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The Aging Eye: Preventative Strategies to Combat Visual Loss

Dr. Rein Tideiksaar - June 04, 2012 07:57 AM

Vision plays a critical role in maintaining balance. Vision helps stabilize our bodies when standing and walking. Good eyesight is also needed to perceive our environments clearly and analyze prevailing safe vs. hazardous conditions correctly. Conversely, impaired or low vision is an important risk factor for both falls and injury. In fact, low vision is associated with a two-fold risk of hip fracture. The reason for this is that elders with low vision have decreased ability to see obstacles or hazards that may lead to slips and trips, particularly in dim lighting. Lastly, elders with low vision have a heightened fear of falling that can increase their risk -- the combination of low vision and fear of falling can result in being "afraid to move about," which can lead to muscle weakness and increased fall risk.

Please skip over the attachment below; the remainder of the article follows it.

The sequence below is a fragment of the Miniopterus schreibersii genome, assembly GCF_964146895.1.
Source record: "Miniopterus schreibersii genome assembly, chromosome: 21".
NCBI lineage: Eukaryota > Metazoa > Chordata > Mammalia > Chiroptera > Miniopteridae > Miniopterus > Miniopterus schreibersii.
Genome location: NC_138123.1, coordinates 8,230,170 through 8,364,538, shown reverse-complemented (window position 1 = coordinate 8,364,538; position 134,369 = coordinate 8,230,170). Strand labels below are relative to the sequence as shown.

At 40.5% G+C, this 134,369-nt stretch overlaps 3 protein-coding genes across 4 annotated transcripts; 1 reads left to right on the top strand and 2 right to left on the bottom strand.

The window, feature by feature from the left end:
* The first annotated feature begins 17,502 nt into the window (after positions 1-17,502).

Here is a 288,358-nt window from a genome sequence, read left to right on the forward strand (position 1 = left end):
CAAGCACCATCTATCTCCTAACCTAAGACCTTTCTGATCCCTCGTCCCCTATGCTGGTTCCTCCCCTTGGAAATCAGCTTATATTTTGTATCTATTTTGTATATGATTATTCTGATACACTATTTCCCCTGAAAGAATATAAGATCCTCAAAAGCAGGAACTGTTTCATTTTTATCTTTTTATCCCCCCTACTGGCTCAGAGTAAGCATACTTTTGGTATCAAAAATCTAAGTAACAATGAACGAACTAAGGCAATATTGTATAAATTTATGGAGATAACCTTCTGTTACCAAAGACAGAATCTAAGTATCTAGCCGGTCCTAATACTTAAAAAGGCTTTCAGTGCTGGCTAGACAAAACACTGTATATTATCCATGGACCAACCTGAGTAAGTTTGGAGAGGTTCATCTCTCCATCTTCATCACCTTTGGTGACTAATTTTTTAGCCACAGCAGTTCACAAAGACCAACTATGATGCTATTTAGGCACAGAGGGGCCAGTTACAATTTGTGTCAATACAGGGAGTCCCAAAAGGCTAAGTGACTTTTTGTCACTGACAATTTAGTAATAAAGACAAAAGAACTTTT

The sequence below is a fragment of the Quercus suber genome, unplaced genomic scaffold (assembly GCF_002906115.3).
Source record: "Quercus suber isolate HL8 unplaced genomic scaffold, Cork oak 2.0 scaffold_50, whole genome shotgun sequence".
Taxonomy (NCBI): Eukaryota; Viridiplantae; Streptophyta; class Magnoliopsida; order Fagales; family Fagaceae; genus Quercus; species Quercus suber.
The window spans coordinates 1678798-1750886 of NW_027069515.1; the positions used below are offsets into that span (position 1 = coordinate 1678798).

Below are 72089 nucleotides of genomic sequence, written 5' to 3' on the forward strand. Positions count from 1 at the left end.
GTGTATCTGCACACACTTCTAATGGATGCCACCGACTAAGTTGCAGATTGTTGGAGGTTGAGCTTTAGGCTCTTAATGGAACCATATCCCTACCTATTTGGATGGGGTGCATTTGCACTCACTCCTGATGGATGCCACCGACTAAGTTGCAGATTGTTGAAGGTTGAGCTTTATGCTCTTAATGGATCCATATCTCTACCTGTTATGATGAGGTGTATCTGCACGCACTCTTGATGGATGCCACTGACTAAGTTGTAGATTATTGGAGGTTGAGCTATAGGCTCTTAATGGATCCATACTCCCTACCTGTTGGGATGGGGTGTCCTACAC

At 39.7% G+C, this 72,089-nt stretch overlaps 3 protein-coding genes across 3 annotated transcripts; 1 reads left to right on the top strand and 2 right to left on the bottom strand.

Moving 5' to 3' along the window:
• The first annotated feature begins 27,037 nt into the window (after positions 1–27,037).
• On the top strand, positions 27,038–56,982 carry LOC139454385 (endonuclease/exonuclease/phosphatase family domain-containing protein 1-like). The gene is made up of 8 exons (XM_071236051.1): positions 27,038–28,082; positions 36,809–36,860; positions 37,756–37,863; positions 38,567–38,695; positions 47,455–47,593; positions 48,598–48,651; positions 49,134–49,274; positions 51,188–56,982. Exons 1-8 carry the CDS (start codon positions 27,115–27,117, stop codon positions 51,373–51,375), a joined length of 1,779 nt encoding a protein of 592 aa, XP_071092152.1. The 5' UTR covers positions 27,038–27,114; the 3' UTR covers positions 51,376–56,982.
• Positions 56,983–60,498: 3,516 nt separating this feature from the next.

Causes of Visual Loss

Common causes of age-related vision loss include:

•    A gradual clouding of the lens of the eye that prevents light from reaching the retina. Elders with cataracts often complain of poor visual acuity, difficulty seeing in dim light, and increased sensitivity to glare.

•    Develops when too much fluid pressure in the eye destroys nerve fibers within the retina. The disease affects peripheral or side vision. Glaucoma is known as ‘the silent thief of sight’ because there are no noticeable symptoms. If not treated early, glaucoma can cause blindness.

Macular degeneration
•    An eye disease that occurs when the macula (the central part of the retina responsible for sharp vision) is damaged. Causes blurred or distorted central vision and permanent loss of central vision.

Age-Related Visual Changes

Several changes occur to aging eyes, which increase the likelihood of falling:

•  The ability of the eyes to adjust to varying levels of light and darkness decreases. As a result, elders need more time to adjust to lighting changes. Dark adaptation is especially affected and can compromise a person’s visual capacity, particularly under conditions of low lighting (when walking about or toileting at night). When moving from a dimly lit room into bright lighting and vice versa, elders often experience temporary blindness until the eyes adjust to the dramatic change in lighting.